My hypothesis is that the air rushes around each side of the circular part of the duct in opposite directions and collides at the front and then spills out. I.e. the air has significant momentum, so it prefers going around the outside of the duct loop to exiting the slot in the bottom. When it hits the air coming from the opposite side it has no choice but to exit. The lump is displaced to the right because the left stream is more powerful.
Odd that the ring of maximum cooling is smaller diameter when the output part of the duct is identical to the Huxley one.
The next thing I tried was the same duct with a GELID Solutions Silent 6 fan suggested by +Neil Darlow.
This claims to have "Optimized Fan Blades" and "High Airflow and High Static Pressure" as well as "Silent Operation" and "Long Lifetime". Here is a comparison of the things I could measure compared to the original fan: -
|Silent 6 @ 12V||0.103 A||1.2 W||3060 RPM||47.5 dB|
|Original @ 12V||0.209 A||2.5 W||3600 RPM||53.5 dB|
|Original @ 9V||0.136 A||1.2 W||3060 RPM||48.3 dB|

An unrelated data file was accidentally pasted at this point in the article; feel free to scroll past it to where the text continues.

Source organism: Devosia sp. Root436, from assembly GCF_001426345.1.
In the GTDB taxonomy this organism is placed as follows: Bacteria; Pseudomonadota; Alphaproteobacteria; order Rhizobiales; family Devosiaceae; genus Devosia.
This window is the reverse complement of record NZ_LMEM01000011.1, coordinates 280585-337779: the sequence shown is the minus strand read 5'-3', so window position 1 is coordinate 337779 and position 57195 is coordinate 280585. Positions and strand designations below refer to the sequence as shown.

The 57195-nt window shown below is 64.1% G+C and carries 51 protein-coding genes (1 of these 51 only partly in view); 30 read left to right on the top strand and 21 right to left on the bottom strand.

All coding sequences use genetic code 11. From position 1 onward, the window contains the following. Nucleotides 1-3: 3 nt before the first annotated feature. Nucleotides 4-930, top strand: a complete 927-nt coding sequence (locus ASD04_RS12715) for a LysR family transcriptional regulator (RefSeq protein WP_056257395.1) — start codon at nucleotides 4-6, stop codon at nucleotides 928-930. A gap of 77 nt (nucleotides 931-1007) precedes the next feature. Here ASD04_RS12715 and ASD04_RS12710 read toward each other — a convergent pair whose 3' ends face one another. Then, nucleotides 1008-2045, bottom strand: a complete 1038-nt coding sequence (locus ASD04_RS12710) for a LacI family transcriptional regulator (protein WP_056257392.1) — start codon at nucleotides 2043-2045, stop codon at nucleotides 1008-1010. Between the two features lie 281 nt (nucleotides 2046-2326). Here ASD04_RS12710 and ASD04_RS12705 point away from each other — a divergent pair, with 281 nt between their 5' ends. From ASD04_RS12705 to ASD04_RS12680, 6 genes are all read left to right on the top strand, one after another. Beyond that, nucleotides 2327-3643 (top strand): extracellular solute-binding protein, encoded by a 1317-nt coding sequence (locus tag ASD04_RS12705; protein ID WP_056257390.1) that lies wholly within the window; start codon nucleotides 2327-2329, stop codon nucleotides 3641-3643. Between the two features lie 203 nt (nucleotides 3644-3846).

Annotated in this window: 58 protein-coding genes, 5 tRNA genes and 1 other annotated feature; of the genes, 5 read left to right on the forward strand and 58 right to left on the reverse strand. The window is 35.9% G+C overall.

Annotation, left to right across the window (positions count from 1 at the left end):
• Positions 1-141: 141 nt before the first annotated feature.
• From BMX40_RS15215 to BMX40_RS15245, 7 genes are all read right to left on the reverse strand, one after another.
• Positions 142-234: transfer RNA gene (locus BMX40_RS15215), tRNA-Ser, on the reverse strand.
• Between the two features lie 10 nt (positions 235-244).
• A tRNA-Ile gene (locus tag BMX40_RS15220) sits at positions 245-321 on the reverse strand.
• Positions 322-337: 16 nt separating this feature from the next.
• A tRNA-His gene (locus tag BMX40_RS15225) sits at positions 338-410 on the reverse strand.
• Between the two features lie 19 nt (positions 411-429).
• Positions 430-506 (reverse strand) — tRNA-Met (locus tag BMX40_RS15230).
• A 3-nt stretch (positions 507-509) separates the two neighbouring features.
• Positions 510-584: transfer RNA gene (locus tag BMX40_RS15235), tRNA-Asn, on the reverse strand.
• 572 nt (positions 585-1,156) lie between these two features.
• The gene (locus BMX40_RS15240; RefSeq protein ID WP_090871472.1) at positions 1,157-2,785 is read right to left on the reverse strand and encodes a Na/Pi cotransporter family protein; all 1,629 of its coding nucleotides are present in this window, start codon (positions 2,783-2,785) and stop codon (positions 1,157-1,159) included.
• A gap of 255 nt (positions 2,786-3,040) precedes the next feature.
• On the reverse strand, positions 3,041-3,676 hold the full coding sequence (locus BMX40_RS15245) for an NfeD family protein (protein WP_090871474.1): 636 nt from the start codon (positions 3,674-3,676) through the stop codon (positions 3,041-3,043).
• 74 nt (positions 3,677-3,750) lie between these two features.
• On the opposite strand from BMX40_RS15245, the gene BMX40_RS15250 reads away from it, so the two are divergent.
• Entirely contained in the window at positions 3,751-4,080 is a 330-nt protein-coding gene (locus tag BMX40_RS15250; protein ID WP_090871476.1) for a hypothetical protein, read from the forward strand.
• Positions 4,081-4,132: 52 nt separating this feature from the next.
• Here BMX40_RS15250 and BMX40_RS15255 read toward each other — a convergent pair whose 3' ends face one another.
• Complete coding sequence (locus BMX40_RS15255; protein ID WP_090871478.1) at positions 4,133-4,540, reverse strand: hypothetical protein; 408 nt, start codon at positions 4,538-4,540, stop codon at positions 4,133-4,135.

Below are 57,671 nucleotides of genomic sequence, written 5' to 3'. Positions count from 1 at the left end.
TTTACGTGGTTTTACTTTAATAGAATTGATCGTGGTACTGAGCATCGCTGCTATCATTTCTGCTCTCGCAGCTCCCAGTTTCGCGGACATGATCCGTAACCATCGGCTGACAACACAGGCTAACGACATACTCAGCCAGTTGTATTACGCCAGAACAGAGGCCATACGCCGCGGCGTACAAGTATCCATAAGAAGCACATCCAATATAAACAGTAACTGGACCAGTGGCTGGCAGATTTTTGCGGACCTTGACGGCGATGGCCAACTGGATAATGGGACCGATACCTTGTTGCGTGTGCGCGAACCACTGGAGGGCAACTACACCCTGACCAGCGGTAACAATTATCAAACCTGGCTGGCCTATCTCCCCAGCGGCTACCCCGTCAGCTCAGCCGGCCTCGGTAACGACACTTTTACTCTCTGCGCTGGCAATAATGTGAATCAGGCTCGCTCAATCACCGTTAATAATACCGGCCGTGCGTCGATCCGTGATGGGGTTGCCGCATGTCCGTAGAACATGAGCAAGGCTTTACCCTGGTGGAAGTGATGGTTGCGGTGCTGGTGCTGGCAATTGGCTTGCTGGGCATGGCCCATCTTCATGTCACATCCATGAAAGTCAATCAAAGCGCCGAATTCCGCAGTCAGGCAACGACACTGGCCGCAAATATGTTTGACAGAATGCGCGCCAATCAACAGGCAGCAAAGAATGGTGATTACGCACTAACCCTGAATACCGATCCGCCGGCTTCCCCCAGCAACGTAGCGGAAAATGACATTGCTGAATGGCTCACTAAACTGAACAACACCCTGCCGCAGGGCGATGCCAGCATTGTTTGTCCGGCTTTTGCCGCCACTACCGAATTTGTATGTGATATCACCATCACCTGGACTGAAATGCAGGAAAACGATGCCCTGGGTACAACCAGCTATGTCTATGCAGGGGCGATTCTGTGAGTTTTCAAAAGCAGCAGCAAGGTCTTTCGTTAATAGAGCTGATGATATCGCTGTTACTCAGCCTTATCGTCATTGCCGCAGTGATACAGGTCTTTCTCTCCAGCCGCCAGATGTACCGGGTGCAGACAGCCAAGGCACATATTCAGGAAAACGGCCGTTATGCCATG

I measured the noise at 15cm rather than the normal 1m because my sound meter only goes down to 40dB. The fan was running in the duct and placed on a block of foam so the table did not act a sound board.
I used the tacho signal on the yellow wire to get the speed. It produces a square wave with two cycles per revolution. I found that the supplied fan had no output on the yellow wire and after I disassembled it I found the components for it: a PNP transistor and a resistor were not fitted. In fact the only electronic part is a hall effect chip with complementary outputs. That feeds a two phase motor with two pairs of coils in series. I added the missing components to make the measurement. Interestingly the transistor is driven from one of the coils so it works even when the fan is not powered as long as it is spinning fast enough to generate enough voltage to turn the transistor on.